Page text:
China’s Great Firewall Is Built on Friction-based Censorship, Says Margaret Roberts

gettyimages-82118067.jpg

A man surfs the web in a netcafe in Youyang County of Chongqing Municipality, China
Photo credit: 
Stringer / Getty Images

The Great Wall of China is one of Asia’s most photographed and visited landmarks. Built over thousands of years and winding through a total of 13,170 miles, this wide-reaching network of defenses was constructed as a barrier against China’s northern neighbors. But within the digital landscape of China is a much less conspicuous yet far more pervasive set of fortifications: the Great Firewall. China’s state-operated internet is carefully controlled, heavily censored, and designed to keep its own citizens away from information that might damage the power and perception of the Communist Party.

Portrait of Margaret RobertsMargaret Roberts, an assistant professor in political science at the University of California San Diego, has spent most of her career trying to unravel the puzzlements and intricacies of China’s Great Firewall and how this kind of calculated, pervasive internet censorship is used strategically to divide the public and target influencers. In a recent presentation at the China Program’s 2020 winter/spring colloquia series, she unpacked some of her findings.

In Robert’s assessment, the Great Firewall is an example of censorship via what she terms “friction.” Rather than centering on fear, this type of censorship acts as a tax on information, creating small inconveniences that are easy to explain away and requiring those seeking information to spend more time and money if they want access to it. Censorship thus “works through distraction and diversion. It nudges — but does not force — most users away from unsavory material.”

This framing of censorship, Robert says, helps explain why, even though China’s Great Firewall is porous and can be circumvented, the number of people who “jump the wall” using a virtual private network (VPN) remains relatively low. People are not necessarily afraid of legal or political consequences of using a VPN, but rather the process of doing so is deemed too bothersome or offers too little value for the effort in most people’s day-to-day lives.

This friction-driven censorship is, therefore, effective on two levels: it keeps the majority of citizens away from sensitive material by making it too labor-intensive for them to access, and it naturally filters for outlier individuals the government has an interest in monitoring. According to Robert’s data, VPN users are overwhelmingly 35-year-old and younger, tend to be college degree holders, have fluency in English, have traveled or studied outside of China, and are interested in international politics — precisely the kinds of cohorts the Communist Party would benefit from managing more closely.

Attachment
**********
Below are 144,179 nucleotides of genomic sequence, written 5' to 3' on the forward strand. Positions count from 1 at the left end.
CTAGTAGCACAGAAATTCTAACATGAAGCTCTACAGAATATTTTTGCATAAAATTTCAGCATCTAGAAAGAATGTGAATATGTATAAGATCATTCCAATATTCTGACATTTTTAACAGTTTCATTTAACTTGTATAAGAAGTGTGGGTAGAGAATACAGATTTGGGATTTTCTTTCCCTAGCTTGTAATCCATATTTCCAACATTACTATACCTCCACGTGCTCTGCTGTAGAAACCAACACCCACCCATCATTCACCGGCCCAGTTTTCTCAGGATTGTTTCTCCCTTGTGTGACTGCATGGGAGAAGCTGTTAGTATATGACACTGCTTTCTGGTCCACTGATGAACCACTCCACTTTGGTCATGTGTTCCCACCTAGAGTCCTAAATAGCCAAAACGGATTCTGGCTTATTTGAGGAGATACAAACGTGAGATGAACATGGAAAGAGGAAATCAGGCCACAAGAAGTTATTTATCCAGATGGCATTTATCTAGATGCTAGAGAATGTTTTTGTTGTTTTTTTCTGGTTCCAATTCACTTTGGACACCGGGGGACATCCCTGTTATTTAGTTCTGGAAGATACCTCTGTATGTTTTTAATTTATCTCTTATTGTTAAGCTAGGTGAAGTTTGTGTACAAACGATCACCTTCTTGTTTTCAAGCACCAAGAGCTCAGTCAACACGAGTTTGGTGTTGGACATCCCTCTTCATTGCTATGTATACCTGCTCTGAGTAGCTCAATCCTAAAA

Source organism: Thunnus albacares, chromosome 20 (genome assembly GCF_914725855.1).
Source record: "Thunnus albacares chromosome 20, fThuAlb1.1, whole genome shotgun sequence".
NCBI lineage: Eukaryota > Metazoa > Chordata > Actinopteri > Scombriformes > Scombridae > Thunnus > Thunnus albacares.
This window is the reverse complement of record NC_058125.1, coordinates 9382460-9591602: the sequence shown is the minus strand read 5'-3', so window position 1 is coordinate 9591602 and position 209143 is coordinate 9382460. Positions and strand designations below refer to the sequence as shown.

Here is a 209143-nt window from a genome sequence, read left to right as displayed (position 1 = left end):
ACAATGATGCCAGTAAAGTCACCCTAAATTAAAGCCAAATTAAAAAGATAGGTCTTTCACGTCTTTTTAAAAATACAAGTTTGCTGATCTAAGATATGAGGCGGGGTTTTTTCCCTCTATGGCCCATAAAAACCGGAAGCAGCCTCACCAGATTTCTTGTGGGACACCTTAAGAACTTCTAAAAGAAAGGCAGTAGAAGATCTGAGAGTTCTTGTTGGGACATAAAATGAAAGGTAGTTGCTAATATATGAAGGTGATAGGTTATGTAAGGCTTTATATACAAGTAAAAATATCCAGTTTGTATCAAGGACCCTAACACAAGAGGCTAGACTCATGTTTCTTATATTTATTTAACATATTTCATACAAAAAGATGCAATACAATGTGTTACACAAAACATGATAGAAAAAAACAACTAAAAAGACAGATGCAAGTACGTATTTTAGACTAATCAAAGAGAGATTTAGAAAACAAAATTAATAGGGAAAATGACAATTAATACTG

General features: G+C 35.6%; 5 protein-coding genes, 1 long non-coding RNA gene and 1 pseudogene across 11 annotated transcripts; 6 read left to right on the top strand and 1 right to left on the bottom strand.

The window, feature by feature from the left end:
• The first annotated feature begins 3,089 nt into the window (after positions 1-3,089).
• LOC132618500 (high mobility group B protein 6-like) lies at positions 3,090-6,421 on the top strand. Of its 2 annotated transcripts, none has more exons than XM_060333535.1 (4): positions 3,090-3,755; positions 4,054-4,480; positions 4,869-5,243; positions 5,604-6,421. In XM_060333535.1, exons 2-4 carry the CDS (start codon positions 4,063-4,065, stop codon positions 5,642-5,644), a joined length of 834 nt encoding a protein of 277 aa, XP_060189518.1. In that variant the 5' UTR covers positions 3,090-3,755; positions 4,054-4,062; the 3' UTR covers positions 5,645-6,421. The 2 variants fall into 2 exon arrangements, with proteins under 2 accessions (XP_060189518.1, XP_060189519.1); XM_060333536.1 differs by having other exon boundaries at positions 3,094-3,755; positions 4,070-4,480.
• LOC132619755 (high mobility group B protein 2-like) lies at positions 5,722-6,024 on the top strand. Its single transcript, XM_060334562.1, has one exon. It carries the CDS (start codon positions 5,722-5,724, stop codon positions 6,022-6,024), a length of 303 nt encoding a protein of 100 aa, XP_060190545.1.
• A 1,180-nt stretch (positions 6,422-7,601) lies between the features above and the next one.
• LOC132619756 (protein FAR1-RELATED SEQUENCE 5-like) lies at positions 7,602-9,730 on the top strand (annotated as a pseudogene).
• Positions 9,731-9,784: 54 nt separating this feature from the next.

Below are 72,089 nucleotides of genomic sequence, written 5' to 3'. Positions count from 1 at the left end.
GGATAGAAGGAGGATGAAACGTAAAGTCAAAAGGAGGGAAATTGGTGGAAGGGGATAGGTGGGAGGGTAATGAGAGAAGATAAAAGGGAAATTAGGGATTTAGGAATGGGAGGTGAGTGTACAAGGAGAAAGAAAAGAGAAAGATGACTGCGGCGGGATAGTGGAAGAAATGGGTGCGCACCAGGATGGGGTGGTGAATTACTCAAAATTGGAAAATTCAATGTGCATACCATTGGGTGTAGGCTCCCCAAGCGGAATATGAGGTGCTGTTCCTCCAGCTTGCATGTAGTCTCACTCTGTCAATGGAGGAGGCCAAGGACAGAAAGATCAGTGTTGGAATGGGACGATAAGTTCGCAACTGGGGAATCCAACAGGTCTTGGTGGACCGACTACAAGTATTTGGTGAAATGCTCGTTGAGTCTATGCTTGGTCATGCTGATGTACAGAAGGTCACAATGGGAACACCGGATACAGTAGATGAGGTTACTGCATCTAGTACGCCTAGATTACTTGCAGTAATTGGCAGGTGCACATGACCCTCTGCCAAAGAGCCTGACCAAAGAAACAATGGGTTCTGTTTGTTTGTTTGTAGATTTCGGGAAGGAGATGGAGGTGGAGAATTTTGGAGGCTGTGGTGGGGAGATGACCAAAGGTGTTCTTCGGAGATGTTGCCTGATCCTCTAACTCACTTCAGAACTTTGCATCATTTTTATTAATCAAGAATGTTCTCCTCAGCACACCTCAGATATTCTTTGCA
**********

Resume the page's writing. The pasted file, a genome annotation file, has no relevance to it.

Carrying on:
However, these digital demographics shift dramatically to include much broader groups of people during crises and following abrupt interruptions to citizen’s daily lives. Through analysis of Chinese social media data, online experiments, and nationally representative surveys, Roberts shows how the number of VPN  downloads spiked during the devastating Tianjin chemical explosion in 2015 as people scrambled to find information on the disaster. VPN downloads also increased after the shutdown of Instagram on September 29, 2014, following protests in Hong Kong. The Chinese government barred access to the platform to contain posts about the protests, but Roberts says that it was the sudden loss of access to the social media platform’s draw of entertainment that pulled many more “everyday” citizens over the firewall than would be typical. Once over, these new users quickly moved from accessing pictures of pop stars to exploring banned websites and censored information in more political spaces.

This is one of the important takeaways Roberts sees in her work. “This porous nature of censorship . . . means that there’s an Achilles heel of friction, which is that during crises, or sudden, more visible [moments of] censorship, people are willing to seek out that type of information and that can undermine some of these other strategies.”

With the Great Firewall only a few decades old, the full effects of its friction-based barricades remain to be seen, but Roberts is certain that in the coming years, the control of access to and accuracy of online information will have important effects not only on modern China but the future digital world as a whole.

You can learn more about Margaret Robert’s work in her book, Censored: Distraction and Diversion Inside China’s Great Firewall.